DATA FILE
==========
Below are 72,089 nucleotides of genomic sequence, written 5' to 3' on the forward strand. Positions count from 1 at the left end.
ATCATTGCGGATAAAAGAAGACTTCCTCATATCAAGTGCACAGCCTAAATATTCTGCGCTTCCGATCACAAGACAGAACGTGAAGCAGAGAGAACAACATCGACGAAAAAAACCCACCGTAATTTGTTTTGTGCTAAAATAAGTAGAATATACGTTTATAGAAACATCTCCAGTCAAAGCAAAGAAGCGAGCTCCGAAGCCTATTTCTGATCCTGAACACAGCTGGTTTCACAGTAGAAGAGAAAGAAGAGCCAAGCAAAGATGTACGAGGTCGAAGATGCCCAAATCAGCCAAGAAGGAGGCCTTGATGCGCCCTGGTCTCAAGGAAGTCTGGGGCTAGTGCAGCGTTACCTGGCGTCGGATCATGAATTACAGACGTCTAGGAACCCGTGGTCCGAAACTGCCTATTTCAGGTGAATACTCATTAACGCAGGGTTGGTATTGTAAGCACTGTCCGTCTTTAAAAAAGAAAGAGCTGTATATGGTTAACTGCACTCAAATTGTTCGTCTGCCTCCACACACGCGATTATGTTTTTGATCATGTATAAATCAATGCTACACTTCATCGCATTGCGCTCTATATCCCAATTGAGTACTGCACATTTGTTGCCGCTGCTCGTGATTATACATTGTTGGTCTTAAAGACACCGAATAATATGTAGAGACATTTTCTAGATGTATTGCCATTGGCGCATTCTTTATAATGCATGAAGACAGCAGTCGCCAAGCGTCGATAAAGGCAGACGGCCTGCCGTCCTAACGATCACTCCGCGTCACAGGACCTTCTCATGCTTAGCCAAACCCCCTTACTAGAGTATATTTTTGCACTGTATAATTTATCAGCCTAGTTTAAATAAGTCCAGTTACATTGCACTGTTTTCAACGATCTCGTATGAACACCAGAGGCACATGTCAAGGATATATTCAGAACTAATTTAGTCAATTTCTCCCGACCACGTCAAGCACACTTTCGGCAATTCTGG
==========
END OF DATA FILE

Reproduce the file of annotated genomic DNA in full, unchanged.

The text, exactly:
Below are 72,089 nucleotides of genomic sequence, written 5' to 3' on the forward strand. Positions count from 1 at the left end.
ATCATTGCGGATAAAAGAAGACTTCCTCATATCAAGTGCACAGCCTAAATATTCTGCGCTTCCGATCACAAGACAGAACGTGAAGCAGAGAGAACAACATCGACGAAAAAAACCCACCGTAATTTGTTTTGTGCTAAAATAAGTAGAATATACGTTTATAGAAACATCTCCAGTCAAAGCAAAGAAGCGAGCTCCGAAGCCTATTTCTGATCCTGAACACAGCTGGTTTCACAGTAGAAGAGAAAGAAGAGCCAAGCAAAGATGTACGAGGTCGAAGATGCCCAAATCAGCCAAGAAGGAGGCCTTGATGCGCCCTGGTCTCAAGGAAGTCTGGGGCTAGTGCAGCGTTACCTGGCGTCGGATCATGAATTACAGACGTCTAGGAACCCGTGGTCCGAAACTGCCTATTTCAGGTGAATACTCATTAACGCAGGGTTGGTATTGTAAGCACTGTCCGTCTTTAAAAAAGAAAGAGCTGTATATGGTTAACTGCACTCAAATTGTTCGTCTGCCTCCACACACGCGATTATGTTTTTGATCATGTATAAATCAATGCTACACTTCATCGCATTGCGCTCTATATCCCAATTGAGTACTGCACATTTGTTGCCGCTGCTCGTGATTATACATTGTTGGTCTTAAAGACACCGAATAATATGTAGAGACATTTTCTAGATGTATTGCCATTGGCGCATTCTTTATAATGCATGAAGACAGCAGTCGCCAAGCGTCGATAAAGGCAGACGGCCTGCCGTCCTAACGATCACTCCGCGTCACAGGACCTTCTCATGCTTAGCCAAACCCCCTTACTAGAGTATATTTTTGCACTGTATAATTTATCAGCCTAGTTTAAATAAGTCCAGTTACATTGCACTGTTTTCAACGATCTCGTATGAACACCAGAGGCACATGTCAAGGATATATTCAGAACTAATTTAGTCAATTTCTCCCGACCACGTCAAGCACACTTTCGGCAATTCTGG